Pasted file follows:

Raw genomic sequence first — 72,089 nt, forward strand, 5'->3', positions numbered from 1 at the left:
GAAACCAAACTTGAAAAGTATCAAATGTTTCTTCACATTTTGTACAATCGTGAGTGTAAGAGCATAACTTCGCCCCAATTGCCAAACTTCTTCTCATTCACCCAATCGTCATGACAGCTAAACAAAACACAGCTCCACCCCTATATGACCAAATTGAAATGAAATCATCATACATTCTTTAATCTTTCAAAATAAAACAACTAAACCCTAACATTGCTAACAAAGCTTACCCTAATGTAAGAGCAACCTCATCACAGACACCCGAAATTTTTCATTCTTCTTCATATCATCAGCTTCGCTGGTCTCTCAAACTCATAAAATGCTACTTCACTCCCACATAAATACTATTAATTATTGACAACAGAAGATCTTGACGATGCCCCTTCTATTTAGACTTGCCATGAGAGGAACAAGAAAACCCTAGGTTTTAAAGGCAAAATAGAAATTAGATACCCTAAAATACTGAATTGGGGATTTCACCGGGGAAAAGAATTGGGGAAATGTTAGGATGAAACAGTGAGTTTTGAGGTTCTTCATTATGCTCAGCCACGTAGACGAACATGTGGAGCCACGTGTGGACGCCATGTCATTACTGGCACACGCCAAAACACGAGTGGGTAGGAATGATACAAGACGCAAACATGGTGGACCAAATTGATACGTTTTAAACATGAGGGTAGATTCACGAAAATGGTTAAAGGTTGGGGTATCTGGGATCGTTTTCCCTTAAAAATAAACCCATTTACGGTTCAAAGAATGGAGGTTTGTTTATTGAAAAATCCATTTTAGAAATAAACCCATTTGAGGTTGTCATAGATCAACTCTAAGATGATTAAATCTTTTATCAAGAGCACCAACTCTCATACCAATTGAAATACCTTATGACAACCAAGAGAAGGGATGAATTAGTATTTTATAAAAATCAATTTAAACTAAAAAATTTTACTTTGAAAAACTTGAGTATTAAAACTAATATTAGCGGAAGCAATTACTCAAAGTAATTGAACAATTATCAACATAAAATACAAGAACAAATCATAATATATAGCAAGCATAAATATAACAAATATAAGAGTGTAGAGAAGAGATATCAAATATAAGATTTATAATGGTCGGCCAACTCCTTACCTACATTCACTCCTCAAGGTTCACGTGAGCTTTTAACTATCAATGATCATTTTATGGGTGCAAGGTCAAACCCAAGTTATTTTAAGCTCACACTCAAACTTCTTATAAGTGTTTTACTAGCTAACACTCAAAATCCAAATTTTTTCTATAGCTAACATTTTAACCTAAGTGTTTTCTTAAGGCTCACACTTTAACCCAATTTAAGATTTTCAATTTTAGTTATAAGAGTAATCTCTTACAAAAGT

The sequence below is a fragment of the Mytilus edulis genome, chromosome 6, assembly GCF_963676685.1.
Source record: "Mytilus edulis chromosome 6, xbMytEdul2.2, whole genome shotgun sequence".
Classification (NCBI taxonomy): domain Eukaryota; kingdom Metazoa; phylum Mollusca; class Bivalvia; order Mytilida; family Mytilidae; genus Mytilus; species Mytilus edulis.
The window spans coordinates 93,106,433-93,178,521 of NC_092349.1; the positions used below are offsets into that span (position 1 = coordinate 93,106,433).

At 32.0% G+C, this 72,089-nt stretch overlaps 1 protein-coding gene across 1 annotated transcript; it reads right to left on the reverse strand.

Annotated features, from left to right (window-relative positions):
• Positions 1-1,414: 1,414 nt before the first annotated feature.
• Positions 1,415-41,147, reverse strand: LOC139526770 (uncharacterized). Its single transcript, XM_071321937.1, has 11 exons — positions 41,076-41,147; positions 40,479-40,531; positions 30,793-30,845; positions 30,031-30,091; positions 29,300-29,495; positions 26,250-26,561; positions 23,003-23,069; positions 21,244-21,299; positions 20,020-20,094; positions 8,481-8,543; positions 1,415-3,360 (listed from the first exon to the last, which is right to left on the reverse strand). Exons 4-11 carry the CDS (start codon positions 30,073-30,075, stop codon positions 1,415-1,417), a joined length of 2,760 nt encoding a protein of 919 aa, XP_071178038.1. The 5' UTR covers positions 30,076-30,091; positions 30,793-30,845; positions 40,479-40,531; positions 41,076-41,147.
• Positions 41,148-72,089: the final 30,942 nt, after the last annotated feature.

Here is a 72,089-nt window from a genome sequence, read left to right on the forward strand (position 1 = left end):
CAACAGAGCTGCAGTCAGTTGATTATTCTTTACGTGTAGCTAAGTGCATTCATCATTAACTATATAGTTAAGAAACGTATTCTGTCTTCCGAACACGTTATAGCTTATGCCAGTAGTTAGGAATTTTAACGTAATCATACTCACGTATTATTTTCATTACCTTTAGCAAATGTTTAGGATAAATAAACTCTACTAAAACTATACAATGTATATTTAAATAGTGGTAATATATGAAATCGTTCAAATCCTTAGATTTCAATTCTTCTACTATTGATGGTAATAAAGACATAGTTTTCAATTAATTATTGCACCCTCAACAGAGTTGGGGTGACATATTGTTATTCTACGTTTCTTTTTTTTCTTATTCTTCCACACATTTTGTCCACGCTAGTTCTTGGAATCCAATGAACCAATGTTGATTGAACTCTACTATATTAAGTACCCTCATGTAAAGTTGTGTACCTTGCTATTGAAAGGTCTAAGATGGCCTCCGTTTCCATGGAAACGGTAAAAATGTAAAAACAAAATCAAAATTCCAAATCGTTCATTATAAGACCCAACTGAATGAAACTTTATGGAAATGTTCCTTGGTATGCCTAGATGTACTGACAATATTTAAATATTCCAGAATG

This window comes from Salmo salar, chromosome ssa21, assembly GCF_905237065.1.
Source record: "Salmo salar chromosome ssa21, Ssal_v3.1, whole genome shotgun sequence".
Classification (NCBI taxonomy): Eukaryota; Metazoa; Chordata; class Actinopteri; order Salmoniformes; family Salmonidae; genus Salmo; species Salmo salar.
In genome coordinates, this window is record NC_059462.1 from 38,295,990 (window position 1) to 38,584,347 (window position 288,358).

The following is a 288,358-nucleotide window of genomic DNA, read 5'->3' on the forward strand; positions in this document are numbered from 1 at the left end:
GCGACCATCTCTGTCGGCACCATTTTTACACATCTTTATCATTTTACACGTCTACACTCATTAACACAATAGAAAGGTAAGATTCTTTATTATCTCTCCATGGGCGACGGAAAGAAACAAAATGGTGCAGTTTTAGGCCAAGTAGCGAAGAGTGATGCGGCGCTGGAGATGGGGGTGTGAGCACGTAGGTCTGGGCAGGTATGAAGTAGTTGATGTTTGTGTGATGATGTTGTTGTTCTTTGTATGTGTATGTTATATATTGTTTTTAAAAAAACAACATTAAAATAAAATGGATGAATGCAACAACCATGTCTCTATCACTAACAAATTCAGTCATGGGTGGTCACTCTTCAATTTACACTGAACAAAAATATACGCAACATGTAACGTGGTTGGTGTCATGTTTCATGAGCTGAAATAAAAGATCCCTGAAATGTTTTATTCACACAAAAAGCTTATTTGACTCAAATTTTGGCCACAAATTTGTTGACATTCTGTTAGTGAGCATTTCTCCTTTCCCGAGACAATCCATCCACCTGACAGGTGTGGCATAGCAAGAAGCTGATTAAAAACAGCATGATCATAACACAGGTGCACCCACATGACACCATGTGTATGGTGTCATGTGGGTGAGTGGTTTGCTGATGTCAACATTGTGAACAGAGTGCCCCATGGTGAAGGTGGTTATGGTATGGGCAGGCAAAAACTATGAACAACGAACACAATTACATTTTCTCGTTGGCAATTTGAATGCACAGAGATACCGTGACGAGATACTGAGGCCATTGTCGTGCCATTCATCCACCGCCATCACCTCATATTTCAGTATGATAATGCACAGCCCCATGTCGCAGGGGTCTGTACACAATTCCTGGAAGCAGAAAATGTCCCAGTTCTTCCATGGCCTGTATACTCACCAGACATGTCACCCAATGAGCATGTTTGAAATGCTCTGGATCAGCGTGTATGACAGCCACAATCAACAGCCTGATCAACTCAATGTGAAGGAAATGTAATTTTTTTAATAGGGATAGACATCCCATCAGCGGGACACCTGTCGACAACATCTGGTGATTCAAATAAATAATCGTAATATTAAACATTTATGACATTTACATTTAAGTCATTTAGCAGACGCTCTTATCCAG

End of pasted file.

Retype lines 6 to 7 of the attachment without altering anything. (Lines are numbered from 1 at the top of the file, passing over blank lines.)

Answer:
The window spans coordinates 93,106,433-93,178,521 of NC_092349.1; the positions used below are offsets into that span (position 1 = coordinate 93,106,433).

At 32.0% G+C, this 72,089-nt stretch overlaps 1 protein-coding gene across 1 annotated transcript; it reads right to left on the reverse strand.